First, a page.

Wither Britain?

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Last time I protested outside the House of Commons, I had a placard denouncing the Tories as far-right, whereupon a Tory supporter countered to me, “but what does it even mean, far-right? Everyone’s a fascist, everyone’s a Nazi. It’s meaningless now.” Curiously, he sported an English flag lapel-pin. Why not a British Union pin, I asked. “I feel English,” he replied. But not British? “English.” Yeah I get that, but why not British? “I don’t feel British. It’s not a thing. I’m English,” he replied, getting agitated, then grinding his teeth about “pro-immigration lefties” before warming to other suspiciously far-right themes.  

I though this odd, considering Brexit is ‘Britain’s exit’, not Engxit. This March, we have the 2021 UK census, for which some pro-EU Brits are plotting to mark themselves down as European. A map showing the results of the last census in 2011  shows how the people in Great Britain’s three nations, Scotland, Wales and England, overwhelmingly identify as those nationalities, staunchly so in Scotland although they voted to keep the Union three years later, whereas those identifying as British are contained only in the metropolitan elite city of London, home to hundreds of languages from the world over, and in Unionist counties in Northern Ireland.  

So who are the British, and where will they be found, or go, if the UK breaks up, as demands for referenda for Scotland and NI take hold, the Sunday Times reports.  For that reason this may be the last census, as well as the Office for National Statistics making such advances in harvesting and harnessing near real-time data from digital sources the once-a-decade census seems very cumbersome. Only, it may be the Cummings-Cambridge Analytica wonks seeking to feed the ONS’s “very forward-looking data science”  through their in-house algorithms that delivered the Brexit that may see the UK fragment.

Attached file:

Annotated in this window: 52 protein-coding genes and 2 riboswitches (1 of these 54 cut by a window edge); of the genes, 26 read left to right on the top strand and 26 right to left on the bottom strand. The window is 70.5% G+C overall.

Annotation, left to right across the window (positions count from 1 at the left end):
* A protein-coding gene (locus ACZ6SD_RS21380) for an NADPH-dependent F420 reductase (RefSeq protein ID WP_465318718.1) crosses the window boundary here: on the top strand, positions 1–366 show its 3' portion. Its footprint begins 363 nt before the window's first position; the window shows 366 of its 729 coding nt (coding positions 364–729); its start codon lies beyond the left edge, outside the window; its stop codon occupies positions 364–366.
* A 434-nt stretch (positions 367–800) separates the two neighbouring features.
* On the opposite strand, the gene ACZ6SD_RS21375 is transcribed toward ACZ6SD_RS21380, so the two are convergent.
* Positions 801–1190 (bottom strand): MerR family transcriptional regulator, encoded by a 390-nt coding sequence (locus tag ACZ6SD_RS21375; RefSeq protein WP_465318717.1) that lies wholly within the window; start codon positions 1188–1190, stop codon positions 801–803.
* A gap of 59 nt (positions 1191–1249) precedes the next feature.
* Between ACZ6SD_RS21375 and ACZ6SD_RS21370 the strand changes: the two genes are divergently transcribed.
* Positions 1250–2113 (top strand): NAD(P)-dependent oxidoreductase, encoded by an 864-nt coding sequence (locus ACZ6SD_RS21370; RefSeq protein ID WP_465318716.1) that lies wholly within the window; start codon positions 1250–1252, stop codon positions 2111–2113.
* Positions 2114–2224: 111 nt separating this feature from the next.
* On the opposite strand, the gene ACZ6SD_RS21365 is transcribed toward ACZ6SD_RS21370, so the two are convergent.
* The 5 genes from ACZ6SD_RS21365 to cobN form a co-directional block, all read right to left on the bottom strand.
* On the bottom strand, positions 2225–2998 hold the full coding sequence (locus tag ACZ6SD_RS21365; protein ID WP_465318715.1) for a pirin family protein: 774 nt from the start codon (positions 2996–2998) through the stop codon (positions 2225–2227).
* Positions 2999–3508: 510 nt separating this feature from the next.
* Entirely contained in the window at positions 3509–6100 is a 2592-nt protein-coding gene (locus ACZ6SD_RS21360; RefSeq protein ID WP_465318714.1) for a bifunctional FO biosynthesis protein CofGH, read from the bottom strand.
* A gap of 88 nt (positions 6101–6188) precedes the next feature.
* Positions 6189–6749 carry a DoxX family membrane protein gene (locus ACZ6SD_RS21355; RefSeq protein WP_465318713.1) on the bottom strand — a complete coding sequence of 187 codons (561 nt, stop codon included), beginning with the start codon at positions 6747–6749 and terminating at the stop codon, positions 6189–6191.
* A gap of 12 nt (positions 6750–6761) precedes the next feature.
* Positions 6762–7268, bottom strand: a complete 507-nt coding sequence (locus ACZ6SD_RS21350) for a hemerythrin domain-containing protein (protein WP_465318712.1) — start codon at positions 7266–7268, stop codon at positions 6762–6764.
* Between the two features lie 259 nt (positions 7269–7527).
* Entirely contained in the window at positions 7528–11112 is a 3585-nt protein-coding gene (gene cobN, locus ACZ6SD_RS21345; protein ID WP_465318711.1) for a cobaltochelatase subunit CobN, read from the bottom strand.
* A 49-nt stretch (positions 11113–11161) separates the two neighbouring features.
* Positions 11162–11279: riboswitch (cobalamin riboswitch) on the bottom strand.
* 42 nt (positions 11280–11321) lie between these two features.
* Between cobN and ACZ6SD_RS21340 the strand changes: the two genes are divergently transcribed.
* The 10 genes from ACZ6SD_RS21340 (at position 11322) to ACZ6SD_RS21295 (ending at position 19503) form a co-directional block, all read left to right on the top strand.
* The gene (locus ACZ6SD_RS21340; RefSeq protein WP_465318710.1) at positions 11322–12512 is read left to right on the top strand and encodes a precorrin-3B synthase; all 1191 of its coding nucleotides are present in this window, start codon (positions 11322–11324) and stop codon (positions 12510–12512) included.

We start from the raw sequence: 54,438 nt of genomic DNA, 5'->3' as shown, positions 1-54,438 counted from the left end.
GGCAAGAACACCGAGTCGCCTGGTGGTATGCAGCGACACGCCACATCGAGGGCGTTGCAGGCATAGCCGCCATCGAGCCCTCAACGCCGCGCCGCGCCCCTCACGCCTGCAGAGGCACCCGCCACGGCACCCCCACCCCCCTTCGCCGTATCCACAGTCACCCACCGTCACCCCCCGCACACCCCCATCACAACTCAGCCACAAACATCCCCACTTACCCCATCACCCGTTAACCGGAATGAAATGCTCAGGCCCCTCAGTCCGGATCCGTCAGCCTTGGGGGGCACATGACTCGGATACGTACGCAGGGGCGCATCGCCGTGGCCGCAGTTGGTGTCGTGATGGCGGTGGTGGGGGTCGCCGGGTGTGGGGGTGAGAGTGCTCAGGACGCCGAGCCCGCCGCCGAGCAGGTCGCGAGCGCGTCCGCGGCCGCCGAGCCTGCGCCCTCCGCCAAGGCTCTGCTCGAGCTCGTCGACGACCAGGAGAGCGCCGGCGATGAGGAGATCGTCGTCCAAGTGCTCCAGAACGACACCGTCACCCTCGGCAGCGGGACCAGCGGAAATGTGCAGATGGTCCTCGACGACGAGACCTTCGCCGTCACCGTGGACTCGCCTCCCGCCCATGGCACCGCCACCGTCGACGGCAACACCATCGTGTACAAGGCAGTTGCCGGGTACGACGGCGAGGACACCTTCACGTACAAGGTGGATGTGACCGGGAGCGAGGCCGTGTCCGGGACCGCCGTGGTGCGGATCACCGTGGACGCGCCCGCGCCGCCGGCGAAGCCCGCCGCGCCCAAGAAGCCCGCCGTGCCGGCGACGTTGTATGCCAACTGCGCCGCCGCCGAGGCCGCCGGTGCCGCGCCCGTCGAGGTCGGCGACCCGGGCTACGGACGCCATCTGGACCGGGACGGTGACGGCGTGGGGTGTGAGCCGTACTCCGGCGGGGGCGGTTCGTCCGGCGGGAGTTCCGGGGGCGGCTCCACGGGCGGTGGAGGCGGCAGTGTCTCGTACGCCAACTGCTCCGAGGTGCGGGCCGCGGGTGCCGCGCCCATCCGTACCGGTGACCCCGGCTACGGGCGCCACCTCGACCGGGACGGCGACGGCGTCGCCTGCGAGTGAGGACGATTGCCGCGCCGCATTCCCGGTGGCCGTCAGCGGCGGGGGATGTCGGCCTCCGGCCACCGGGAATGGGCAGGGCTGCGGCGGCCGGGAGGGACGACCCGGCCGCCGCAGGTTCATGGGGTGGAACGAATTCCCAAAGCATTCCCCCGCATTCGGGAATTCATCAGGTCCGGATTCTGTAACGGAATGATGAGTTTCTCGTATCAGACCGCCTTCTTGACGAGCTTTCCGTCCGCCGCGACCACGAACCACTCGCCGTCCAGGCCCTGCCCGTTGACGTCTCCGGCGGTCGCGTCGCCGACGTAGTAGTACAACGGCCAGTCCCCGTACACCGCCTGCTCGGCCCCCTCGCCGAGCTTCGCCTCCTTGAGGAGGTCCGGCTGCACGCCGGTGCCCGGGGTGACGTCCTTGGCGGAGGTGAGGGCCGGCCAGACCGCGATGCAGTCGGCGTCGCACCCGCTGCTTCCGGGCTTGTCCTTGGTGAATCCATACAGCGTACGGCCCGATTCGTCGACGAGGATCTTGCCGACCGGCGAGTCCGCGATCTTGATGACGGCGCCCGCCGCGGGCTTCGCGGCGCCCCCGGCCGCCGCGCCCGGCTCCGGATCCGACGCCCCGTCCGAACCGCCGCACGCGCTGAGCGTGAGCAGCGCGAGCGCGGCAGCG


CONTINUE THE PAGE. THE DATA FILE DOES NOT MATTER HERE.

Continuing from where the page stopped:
Britain’s world has been reducing since we ‘won’ WWII. A few years ago the Guardian published a series of maps illustrating the break-up of the British Empire post-war.  An inexorable decline, initially with great violence, like the partition of India, the Malay emergency, the Mau Mau in Kenya, then more peaceably as inevitability became apparent, throughout the 70s, 80s, and 90s, disintegrating like an ice-sheet, countries floating away like glaciers into the oceans.  

Still, most would join the UK’s global club, the Commonwealth, atop which the UK sat. And the UK itself was also increasingly embedding into the EEC, then the EU, providing sovereign British citizens the chance to conquer an entire continent on their doorstep as entrepreneurs, students, retirees, creating businesses and families in their own castles strewn from the Irish Sea to the Black Sea.  

Of course the paroxysm of Brexit torched all that in 2020, as the map tweeted by Labour MEP Seb Dance illustrated.  Brexit, meant to reassert itself globally , divided the UK’s own internal market – within the very sovereign entity of the UK itself –  with a border in the Irish Sea between Northern Ireland and GB.  So bad is Brexit proving, as well as Westminister’s clear disdain for Holyrood, the drive for Scottish independence has reignited with vigour, particularly as Zoom meetings in MPs’ homes now has them all hanging the Butchers’ Apron Union flag, stoking the fires of independence. So bad is Brexit, the plucky British outpost of Gibraltar has opened its borders to Europe by joining Schengen.  

A Brexit driven through in the face of a pandemic that has left the UK with a truly “world-beating” death toll, a “world beating” death rate, and for all that, the worst economic damage.  A Brexit all about “taking back control of our borders” that left airports open and unguarded for anyone the world over to fly in more plague. The plague augered the triumphant return of the nation-state, argued Fraser Nelson in the Daily Telegraph last March, and the British state particularly, as the best means to fight the plague, in a piece that has aged badly, to say the least.  

Now it wasn’t British exceptionalism that saw HMG refuse the offer of 50,000 ventilators from the EU, because that wasn’t actually true, it was the UK Govt’s world beating ineptitude vis-a-vis a“communication problem”  that saw it miss out. But HMG’s claim that leaving the EU enabled the UK to deploy the Pfizer vaccine before any other European country was also untrue. Not that it mattered when plucky elderly Brits patriotically refused the Pfizer vaccine, preferring to “wait for the English one” . Because plagues respect British bulldog spirit!  

What does the British brand now deliver? We took back our blue (black?) passports from the EU, only to have them made by a French company in Poland, their import delayed by Dover border chaos, and far-right thug Steven Yaxley-Lennon, a.k.a. Tommy Robinson laughing that he has an Irish passport affording him freedom of movement  – um, because the Brexit he sought has devalued the beloved British passport, robbing us of freedom of movement.